In relation to the opinion of the Rambam and the Shulchan Aruch (mentioned above) that it is permissible to cook using a flour ground from matzo, the Tur disagrees [16]. The Tur cites the Gemoro (Pesochim 40b) which states that when Rav Poppo permitted the bakers of the Reish Golusah to bake with ground matzo, Rava objected and ruled that it is not allowed. He reasoned that since there were servants in the Reish Golusah's household who were unscrupulous in their observance of the mitzvos, they might come to use "actual" flour in the Pesach cooking. The Gemoro continues that others say that Rava himself put some ground matzo into the cooking. The Tur cites the Gemoro - that it is forbidden to cook with ground up matzo where servants are present - to question those who permit cooking with ground matzo. As for the apparent contradiction to this from the second statement in the Gemoro, that Rava himself added ground matzo to the cooking, the Taz [17] explains that this is in fact in harmony with the first. It merely adds that Rava "in his own house", where there were no servants, permitted this.

The Chochmas Shlomo [18], further explains the Tur on this point as follows. Rav stated, and so is the halacha, that whenever the Rabbis issued a decree because of mar'is ho'ayin, the prohibition stands even "in one's innermost chamber [where no one can possibly see]". According to this, we prohibit the use of ground matzo even where it is not seen, and this is the implication of the question of the Tur. (Rava, however, was with those rabbis who disagree with Rav's ruling, and therefore permitted it where no servants were present.) The opinion of the Tur, adds the Chochmas Shlomo, is a strong basis for the custom of those that don't eat kneidlach on Pesach. This would, however, be grounds for prohibiting the use only of _ground_ - as distinct from whole pieces of - matzo in liquid.

Many of those who are careful not to eat matzo shruyo base themselves on a responsum of the Alter Rebbe [19]. The Alter Rebbe writes that "it is a very valid chumra, for there is a possibility of transgressing a Torah prohibition".

His opinion follows from a dispute amongst the Rishonim:

  1. Rashi [20] is of the opinion that once flour, or even kernels of wheat, have been roasted, they will never become chometz (even if placed in water).
  2. The Rambam [21] rules that, while roasted flour will not become chometz, kernels of wheat will not be fully dried in the oven, since the "flour" is "covered" by the shell of the wheat. Accordingly, flour obtained from these roasted kernels may not be placed in water on Pesach.
  3. Rabbeinu Yerucham [22] and the Smak [23] maintain that even flour roasted in an oven can still become chometz if placed thereafter in water.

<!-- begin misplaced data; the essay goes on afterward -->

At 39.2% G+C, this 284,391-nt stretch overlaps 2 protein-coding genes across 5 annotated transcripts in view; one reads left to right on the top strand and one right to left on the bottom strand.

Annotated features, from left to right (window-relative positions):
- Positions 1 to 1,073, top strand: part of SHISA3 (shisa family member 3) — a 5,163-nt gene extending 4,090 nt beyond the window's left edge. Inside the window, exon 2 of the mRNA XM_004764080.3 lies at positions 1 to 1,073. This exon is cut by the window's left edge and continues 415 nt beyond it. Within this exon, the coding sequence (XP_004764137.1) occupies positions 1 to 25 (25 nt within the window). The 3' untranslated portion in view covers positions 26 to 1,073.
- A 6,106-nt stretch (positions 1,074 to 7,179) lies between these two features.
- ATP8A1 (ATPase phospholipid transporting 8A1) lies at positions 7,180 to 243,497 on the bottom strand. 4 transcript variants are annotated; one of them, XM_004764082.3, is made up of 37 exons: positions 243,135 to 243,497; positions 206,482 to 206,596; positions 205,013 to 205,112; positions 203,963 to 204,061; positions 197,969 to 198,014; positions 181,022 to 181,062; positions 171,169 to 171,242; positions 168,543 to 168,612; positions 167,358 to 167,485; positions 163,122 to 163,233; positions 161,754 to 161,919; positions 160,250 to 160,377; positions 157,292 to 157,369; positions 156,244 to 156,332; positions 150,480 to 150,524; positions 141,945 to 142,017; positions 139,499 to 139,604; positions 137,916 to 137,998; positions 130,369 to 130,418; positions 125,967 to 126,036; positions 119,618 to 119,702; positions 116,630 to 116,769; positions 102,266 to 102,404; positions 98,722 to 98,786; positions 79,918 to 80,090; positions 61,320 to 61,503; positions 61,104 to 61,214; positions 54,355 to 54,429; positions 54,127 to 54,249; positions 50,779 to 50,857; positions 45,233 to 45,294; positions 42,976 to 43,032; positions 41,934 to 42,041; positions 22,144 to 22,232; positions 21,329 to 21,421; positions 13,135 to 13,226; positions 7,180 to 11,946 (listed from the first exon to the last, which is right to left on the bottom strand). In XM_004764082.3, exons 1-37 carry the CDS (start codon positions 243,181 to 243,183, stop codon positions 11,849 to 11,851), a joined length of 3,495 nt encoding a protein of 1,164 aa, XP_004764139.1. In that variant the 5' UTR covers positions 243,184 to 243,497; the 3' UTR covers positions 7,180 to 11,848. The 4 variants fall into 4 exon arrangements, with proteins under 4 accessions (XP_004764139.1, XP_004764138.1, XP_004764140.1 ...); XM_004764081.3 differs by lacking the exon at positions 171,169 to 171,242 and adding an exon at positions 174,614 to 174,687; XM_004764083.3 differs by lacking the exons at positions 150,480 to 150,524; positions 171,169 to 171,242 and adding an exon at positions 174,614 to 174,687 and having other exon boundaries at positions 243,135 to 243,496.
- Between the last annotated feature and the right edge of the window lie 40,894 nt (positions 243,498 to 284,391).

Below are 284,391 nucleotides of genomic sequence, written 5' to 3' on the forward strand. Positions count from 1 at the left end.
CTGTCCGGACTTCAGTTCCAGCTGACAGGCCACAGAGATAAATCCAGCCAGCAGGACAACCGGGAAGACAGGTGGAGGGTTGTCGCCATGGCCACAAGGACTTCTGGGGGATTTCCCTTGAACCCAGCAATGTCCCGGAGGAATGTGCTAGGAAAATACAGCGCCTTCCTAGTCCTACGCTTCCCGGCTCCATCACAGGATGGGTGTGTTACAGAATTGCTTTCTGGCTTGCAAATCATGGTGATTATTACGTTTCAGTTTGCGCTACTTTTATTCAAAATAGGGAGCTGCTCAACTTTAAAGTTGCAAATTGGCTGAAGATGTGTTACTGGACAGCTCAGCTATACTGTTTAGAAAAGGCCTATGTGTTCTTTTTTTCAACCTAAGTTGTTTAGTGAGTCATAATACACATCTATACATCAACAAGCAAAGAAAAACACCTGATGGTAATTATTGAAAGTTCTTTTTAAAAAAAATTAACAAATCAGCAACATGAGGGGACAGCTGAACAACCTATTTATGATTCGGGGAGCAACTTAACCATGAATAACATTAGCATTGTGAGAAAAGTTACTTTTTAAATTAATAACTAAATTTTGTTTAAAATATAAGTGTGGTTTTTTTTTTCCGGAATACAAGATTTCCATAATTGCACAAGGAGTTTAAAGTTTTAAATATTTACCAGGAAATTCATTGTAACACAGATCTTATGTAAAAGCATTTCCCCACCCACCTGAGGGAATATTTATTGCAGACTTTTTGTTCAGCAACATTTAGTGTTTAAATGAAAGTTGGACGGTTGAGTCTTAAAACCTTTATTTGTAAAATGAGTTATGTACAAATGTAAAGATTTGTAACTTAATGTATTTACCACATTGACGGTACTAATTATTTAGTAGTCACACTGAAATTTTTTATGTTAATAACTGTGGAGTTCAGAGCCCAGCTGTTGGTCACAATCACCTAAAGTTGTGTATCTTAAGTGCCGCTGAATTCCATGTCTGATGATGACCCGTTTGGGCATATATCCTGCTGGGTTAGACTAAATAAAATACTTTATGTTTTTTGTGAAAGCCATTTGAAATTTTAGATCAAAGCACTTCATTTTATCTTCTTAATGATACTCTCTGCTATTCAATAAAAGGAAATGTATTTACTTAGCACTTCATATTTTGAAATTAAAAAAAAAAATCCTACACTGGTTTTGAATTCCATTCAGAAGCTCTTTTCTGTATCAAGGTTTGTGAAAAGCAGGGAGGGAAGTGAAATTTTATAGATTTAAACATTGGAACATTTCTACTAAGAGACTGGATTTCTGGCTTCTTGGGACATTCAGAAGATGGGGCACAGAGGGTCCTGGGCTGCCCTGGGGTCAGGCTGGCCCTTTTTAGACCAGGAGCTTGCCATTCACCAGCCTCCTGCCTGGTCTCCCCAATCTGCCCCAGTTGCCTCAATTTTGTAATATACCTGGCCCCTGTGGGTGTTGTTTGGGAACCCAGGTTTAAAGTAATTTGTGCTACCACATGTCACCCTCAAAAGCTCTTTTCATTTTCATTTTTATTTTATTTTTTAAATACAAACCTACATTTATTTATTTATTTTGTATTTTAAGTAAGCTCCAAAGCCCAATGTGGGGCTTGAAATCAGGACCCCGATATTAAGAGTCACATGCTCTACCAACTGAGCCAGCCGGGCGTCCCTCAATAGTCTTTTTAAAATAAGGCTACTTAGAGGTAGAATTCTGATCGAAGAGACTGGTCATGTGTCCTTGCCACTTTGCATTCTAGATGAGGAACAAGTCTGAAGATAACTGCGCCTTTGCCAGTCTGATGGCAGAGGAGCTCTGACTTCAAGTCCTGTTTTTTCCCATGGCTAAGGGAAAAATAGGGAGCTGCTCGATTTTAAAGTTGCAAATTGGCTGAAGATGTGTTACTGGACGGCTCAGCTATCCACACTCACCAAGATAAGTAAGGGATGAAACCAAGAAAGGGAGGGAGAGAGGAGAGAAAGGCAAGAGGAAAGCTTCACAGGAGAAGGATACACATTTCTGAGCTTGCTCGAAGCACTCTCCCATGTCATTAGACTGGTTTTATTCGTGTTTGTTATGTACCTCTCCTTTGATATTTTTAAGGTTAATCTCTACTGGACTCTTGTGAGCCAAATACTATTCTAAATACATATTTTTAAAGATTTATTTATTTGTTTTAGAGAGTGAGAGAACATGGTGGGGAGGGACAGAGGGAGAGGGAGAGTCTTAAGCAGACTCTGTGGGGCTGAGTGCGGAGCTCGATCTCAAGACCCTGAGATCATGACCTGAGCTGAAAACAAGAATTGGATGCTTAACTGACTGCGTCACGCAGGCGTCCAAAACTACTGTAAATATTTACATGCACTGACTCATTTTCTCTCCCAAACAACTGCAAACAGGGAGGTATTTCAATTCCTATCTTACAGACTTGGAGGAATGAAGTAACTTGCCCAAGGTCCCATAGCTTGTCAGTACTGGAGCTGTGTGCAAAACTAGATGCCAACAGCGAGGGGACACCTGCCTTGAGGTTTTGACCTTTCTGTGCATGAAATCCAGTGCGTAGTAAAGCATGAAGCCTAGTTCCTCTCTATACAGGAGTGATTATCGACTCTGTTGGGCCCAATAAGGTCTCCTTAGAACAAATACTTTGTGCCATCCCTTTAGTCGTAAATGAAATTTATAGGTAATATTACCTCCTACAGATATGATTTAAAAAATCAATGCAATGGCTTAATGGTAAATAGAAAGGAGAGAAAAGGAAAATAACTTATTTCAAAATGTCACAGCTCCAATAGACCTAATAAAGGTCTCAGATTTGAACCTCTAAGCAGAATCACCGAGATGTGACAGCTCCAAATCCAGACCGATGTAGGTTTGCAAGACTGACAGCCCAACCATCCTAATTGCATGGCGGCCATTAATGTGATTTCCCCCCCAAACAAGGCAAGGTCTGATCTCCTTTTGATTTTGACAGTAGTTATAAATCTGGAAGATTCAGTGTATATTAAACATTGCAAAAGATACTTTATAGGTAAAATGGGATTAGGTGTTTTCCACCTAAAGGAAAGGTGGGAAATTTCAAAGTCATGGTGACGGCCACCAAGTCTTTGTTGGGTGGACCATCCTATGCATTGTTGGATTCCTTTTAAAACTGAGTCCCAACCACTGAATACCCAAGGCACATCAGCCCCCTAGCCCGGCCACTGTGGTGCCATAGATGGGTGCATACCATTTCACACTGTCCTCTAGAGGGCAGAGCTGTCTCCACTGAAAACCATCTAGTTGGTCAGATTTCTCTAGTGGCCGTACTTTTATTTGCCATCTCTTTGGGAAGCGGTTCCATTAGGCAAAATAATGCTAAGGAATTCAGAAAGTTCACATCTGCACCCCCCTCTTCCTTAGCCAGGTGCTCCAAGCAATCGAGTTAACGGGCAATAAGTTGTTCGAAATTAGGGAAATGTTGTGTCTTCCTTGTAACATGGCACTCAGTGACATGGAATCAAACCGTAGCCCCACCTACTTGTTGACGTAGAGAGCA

The Alter Rebbe, after citing this dispute, writes that although the halacha is principally like the opinion of Rashi and the Rambam regarding roasted flour, nevertheless, since we find that the Arizal stated that on Pesach one should be as strict as possible, we should be stringent like those who follow the opinion of Rabbeinu Yerucham.

This is of practical significance, the Alter Rebbe writes, since "nowadays we can clearly see that even after the baking there is some visible flour left on the surface of the matzo. And the fact that there is no mention of this in any poskim is because this occurs only in matzos made from a hard dough, which is difficult to knead properly. However, their matzos were mixed and kneaded for a longer time until there was no dry flour left. In the last twenty years or so, people became particularly careful to make sure the matzos are finished quickly [within 18 minutes], as a result of which some dry flour remains on the surface of the matzo, as anyone who checks properly will see."

The Lubavitcher Rebbe [24] writes that it is our custom to be very careful not to allow the matzo to come into contact with any water. Therefore, the Rebbe writes, we keep the matzos covered on the table, and before we pour water (or something which contains water) into a cup or bowl, we check that there are no matzo crumbs there. So, too, one should not pass mayim achronim over one's lips as one does the rest of the year.

This applies to the first seven days of Pesach, but not the last day (outside of Israel), when we try to eat matzo with every dish, as discussed below.)

Eating Matzo Which Has Been Immersed In Fruit Juice

The Sama d'Chaye [25] writes that one who is careful not to eat matzo even with fruit juice is also commendable.

For the Pri Megodim [26] writes that although fruit juice alone cannot produce chometz, nevertheless, the water within the matzo is "reawakened" when it comes in contact with the juice, and this water can make the matzo chometz.